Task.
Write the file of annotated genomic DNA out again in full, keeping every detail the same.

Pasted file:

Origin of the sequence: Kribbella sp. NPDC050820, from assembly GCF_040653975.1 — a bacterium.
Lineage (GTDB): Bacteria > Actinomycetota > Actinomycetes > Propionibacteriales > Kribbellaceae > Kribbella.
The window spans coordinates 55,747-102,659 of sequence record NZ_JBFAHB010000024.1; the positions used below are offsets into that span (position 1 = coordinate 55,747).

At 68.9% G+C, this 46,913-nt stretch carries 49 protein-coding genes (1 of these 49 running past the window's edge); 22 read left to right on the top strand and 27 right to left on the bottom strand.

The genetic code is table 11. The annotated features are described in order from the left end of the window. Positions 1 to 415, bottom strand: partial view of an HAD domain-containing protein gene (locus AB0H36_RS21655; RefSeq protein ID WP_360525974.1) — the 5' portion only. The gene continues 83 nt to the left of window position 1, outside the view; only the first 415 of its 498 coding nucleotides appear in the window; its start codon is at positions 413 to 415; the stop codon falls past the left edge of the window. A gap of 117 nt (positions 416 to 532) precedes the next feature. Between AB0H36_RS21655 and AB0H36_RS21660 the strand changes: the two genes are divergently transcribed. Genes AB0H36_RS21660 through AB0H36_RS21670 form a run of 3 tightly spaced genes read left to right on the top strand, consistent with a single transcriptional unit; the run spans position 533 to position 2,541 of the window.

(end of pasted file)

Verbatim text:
Origin of the sequence: Kribbella sp. NPDC050820, from assembly GCF_040653975.1 — a bacterium.
Lineage (GTDB): Bacteria > Actinomycetota > Actinomycetes > Propionibacteriales > Kribbellaceae > Kribbella.
The window spans coordinates 55,747-102,659 of sequence record NZ_JBFAHB010000024.1; the positions used below are offsets into that span (position 1 = coordinate 55,747).

At 68.9% G+C, this 46,913-nt stretch carries 49 protein-coding genes (1 of these 49 running past the window's edge); 22 read left to right on the top strand and 27 right to left on the bottom strand.

The genetic code is table 11. The annotated features are described in order from the left end of the window. Positions 1 to 415, bottom strand: partial view of an HAD domain-containing protein gene (locus AB0H36_RS21655; RefSeq protein ID WP_360525974.1) — the 5' portion only. The gene continues 83 nt to the left of window position 1, outside the view; only the first 415 of its 498 coding nucleotides appear in the window; its start codon is at positions 413 to 415; the stop codon falls past the left edge of the window. A gap of 117 nt (positions 416 to 532) precedes the next feature. Between AB0H36_RS21655 and AB0H36_RS21660 the strand changes: the two genes are divergently transcribed. Genes AB0H36_RS21660 through AB0H36_RS21670 form a run of 3 tightly spaced genes read left to right on the top strand, consistent with a single transcriptional unit; the run spans position 533 to position 2,541 of the window.